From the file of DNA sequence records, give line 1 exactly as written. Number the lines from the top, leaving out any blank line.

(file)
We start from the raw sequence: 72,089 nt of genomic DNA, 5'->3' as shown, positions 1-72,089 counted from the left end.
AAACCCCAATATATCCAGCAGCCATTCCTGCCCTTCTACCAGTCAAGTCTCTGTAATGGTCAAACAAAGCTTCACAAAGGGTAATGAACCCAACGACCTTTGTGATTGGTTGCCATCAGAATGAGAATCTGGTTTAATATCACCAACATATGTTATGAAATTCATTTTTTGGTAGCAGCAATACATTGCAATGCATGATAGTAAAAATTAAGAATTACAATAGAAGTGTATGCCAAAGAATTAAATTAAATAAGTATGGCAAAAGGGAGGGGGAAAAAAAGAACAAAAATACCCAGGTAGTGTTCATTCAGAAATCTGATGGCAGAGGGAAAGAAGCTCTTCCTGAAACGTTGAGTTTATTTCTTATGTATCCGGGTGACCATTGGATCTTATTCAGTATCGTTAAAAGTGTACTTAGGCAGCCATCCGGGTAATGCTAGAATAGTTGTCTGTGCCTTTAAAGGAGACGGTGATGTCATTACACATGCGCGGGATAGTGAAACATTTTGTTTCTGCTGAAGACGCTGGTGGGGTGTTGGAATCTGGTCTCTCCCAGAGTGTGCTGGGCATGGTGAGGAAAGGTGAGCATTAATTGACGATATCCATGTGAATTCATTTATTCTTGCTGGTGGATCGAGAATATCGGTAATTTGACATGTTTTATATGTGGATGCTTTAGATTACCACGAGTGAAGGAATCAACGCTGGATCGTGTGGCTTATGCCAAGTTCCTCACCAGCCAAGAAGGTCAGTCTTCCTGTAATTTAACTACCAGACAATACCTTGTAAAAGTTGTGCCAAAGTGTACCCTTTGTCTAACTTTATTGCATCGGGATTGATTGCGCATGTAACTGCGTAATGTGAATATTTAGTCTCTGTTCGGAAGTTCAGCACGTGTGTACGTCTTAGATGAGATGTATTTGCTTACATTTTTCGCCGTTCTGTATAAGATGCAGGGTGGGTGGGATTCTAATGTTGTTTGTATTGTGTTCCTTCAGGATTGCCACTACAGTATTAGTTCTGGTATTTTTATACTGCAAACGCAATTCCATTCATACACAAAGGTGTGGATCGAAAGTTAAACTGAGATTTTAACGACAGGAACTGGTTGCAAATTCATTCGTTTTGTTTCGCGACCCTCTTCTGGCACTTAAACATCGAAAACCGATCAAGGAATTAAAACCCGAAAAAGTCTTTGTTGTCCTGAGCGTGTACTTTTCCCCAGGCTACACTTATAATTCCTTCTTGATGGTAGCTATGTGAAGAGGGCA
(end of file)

We start from the raw sequence: 72,089 nt of genomic DNA, 5'->3' as shown, positions 1-72,089 counted from the left end.